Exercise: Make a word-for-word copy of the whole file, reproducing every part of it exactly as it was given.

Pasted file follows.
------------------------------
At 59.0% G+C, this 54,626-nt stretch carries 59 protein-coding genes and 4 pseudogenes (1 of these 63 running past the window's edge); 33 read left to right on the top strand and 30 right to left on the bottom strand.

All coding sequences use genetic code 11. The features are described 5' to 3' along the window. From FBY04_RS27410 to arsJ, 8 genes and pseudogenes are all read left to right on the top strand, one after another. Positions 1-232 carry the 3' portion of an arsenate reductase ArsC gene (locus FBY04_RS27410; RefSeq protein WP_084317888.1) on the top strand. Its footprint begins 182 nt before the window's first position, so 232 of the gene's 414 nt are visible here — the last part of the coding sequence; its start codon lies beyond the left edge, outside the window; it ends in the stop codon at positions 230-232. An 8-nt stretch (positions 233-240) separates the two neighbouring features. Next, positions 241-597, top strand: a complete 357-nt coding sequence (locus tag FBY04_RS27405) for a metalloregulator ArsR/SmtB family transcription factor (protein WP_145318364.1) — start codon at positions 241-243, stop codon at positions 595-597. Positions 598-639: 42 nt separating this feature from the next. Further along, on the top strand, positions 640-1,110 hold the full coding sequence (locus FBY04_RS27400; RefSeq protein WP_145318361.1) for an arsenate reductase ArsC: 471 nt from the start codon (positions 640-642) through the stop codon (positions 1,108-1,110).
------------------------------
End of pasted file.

At 59.0% G+C, this 54,626-nt stretch carries 59 protein-coding genes and 4 pseudogenes (1 of these 63 running past the window's edge); 33 read left to right on the top strand and 30 right to left on the bottom strand.

All coding sequences use genetic code 11. The features are described 5' to 3' along the window. From FBY04_RS27410 to arsJ, 8 genes and pseudogenes are all read left to right on the top strand, one after another. Positions 1-232 carry the 3' portion of an arsenate reductase ArsC gene (locus FBY04_RS27410; RefSeq protein WP_084317888.1) on the top strand. Its footprint begins 182 nt before the window's first position, so 232 of the gene's 414 nt are visible here — the last part of the coding sequence; its start codon lies beyond the left edge, outside the window; it ends in the stop codon at positions 230-232. An 8-nt stretch (positions 233-240) separates the two neighbouring features. Next, positions 241-597, top strand: a complete 357-nt coding sequence (locus tag FBY04_RS27405) for a metalloregulator ArsR/SmtB family transcription factor (protein WP_145318364.1) — start codon at positions 241-243, stop codon at positions 595-597. Positions 598-639: 42 nt separating this feature from the next. Further along, on the top strand, positions 640-1,110 hold the full coding sequence (locus FBY04_RS27400; RefSeq protein WP_145318361.1) for an arsenate reductase ArsC: 471 nt from the start codon (positions 640-642) through the stop codon (positions 1,108-1,110).